viduals. The Ministry therefore formed a plan to elude an


attack which might have been attended with evil consequences
to so valued and valuable a partisan.

They were in the right to have premeditated a scheme of
defence, or rather of evasion, for the accusation was taken up in
the House of Lords by the Earl of Wharton, a nobleman of high
talent, and not less eager in the task that the satirist had pub-
lished a character of the Earl himself, drawn when Lord-Lieu-
tenant of Ireland, in which he was painted in the most detestable
colours. Wharton made a motion, concluding that the honour
of the House was concerned in discovering the villainous author
of so false and scandalous a libel, that justice might be done
to the Scottish nation. 1 The Lord Treasurer Oxford disclaimed
all knowledge of the author, and readily concurred in an order
for taking into custody the publisher and printer of the pamphlet
complained of. On the next day, the Earl of Mar informed the
House that he, as Secretary of State, had raised a prosecution
in his Majesty's name against John Barber. This course was
intended, and had the effect, to screen Swift; for, when the
printer was himself made the object of a prosecution, he could
not be used as an evidence against the author, whom, and not
the printer or publisher, it was the purpose of the Whigs to
prosecute. Enraged at being deprived of their prey, the House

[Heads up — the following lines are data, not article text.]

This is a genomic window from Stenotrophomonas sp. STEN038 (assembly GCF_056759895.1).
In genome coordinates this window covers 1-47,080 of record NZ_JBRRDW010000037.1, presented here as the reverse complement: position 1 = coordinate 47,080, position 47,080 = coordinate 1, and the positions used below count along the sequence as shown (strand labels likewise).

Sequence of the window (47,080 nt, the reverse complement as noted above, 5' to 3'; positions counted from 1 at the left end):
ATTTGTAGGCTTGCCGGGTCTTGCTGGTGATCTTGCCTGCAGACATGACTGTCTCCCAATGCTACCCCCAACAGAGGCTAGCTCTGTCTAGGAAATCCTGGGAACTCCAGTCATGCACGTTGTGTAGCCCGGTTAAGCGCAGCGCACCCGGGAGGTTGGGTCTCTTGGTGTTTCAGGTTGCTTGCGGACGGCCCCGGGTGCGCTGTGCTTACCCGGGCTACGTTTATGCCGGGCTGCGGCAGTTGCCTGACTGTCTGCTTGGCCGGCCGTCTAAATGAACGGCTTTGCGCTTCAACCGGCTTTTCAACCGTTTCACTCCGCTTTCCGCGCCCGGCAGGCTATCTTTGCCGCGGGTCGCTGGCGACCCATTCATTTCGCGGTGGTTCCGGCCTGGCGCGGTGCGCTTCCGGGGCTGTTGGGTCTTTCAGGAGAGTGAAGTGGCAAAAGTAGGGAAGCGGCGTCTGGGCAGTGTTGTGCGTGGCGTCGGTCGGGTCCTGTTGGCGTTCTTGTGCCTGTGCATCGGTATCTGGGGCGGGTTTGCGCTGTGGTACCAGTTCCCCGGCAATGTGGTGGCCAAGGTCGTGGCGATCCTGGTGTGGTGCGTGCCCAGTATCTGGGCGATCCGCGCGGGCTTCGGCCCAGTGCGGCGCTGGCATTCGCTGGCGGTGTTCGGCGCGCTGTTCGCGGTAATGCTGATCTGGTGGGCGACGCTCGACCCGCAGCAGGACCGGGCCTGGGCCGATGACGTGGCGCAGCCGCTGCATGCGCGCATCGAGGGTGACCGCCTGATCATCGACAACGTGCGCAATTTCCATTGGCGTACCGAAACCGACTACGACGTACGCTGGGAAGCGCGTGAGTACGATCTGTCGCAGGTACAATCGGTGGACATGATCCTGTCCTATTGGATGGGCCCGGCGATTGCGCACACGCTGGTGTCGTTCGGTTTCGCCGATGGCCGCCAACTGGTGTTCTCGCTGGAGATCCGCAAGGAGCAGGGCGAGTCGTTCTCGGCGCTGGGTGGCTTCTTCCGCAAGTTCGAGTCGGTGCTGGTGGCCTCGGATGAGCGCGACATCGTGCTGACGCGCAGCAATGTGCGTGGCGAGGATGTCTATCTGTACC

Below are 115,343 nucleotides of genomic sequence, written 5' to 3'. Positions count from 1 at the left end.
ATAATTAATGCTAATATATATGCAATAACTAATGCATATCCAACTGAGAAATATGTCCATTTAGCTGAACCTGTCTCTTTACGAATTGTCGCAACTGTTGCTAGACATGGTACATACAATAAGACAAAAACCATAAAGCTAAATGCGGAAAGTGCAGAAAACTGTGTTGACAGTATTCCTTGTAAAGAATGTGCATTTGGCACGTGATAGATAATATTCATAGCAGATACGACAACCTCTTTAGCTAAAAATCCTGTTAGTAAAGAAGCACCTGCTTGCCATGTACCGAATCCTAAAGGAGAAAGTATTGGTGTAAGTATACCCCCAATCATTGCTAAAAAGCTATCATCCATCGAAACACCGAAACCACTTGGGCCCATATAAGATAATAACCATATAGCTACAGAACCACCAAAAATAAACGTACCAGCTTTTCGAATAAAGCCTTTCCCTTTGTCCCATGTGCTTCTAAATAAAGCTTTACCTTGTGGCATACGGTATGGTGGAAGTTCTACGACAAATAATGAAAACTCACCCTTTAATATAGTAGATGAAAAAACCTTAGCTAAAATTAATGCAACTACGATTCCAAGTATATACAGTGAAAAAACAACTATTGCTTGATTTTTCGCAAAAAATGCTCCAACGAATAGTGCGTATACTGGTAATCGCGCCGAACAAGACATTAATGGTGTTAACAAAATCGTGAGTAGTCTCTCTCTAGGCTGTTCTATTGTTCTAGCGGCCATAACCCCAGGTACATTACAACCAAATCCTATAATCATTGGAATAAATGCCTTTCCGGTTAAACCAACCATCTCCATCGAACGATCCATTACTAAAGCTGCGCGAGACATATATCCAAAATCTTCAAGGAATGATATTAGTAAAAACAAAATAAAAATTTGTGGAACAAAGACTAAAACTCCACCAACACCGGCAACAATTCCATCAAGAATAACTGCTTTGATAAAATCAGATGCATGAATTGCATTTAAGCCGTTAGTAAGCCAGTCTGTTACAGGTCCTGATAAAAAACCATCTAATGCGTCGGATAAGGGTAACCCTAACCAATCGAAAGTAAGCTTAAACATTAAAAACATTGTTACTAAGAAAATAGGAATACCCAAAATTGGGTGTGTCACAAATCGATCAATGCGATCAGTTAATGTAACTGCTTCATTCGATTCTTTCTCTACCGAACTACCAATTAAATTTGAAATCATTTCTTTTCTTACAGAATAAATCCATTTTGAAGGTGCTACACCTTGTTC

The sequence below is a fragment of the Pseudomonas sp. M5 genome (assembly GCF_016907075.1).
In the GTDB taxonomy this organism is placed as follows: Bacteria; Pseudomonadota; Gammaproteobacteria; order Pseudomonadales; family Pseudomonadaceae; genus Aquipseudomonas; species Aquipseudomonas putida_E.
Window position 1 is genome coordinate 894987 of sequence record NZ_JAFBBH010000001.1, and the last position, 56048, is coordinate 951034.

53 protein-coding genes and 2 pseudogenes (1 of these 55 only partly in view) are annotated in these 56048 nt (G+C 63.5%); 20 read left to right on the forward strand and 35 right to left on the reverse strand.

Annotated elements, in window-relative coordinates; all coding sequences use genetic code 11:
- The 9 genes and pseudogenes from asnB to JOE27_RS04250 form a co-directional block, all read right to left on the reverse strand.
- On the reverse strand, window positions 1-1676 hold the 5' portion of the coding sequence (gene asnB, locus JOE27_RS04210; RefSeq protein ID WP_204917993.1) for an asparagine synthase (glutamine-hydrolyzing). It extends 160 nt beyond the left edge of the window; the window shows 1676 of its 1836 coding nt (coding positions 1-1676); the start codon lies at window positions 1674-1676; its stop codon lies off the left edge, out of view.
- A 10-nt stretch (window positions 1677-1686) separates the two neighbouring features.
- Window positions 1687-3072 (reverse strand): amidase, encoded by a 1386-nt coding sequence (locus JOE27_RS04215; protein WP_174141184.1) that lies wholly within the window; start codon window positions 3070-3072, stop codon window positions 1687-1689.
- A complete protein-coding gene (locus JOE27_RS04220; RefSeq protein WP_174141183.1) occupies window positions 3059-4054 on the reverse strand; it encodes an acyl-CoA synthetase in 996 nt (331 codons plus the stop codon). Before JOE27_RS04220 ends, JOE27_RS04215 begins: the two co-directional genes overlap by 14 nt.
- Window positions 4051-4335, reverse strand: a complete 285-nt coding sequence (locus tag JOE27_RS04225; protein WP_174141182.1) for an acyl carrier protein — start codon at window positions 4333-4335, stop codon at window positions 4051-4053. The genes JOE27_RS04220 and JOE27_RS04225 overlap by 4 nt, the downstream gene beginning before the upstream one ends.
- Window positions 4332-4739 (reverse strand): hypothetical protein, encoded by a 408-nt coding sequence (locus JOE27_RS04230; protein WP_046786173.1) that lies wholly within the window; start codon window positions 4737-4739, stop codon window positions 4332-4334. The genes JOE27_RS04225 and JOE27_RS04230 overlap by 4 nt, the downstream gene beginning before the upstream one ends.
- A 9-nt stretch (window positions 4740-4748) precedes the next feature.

of Peers addressed the Queen, stating the atrocity of the libel,
and beseeching her Majesty to issue a proclamation offering a
reward for the discovery of the author. The Duke of Argyle
and the Scottish Lords, who would have perhaps acted with a
truer sense of dignity had they passed over such calumnies with
contempt, pressed their address on the Queen by personal remon-
strance, and a reward of three hundred pounds was offered for
the discovery of the writer. 2

1 " It was not the least remarkable circumstance that, while the vio-
lence of party was levelled against Swift in the House of Peers, no less
injustice was done to his adversary, Steele, by the Commons, who expelled
him from their House for writing the Crisis, that very pamphlet which
called forth Swift's answer." Note, Sunft's Works.

8 " In his ' Political Poetry The Author upon himself,' Swift says,

' The Qneen incensed, his services forgot,
Leaves him a victim to the vengeful Scot.
Now through the realm a proclamation spread,
To fix a price on his devoted head.
While innocent, he scorns ignoble flight ;
His watchful friends preserve him by a sleight'

Works, vol. xii. p. 31.

" It appears, however, that Swift did meditate a flight in case discovery


Every one knew Swift to be the person aimed at as the
author of the offensive tract. But he remained, nevertheless,
safe from legal detection.

Thus I have given you an account of some, though not of
the whole debates, which the Union was, in its operation, the
means of exciting in the first British Parliament. The narrative
affords a melancholy proof of the errors into which the wisest
and best statesmen are hurried, when, instead of considering
important public measures calmly and dispassionately, they regard
them in the erroneous light in which they are presented by
personal feeling and party prejudices. Men do not in the latter
case ask, whether the public will be benefited or injured by the
enactment under consideration, but whether their own party
will reap most advantage by defending or opposing it.


Influence of the Duchess of Marlborough Trial of Doctor Sacheverel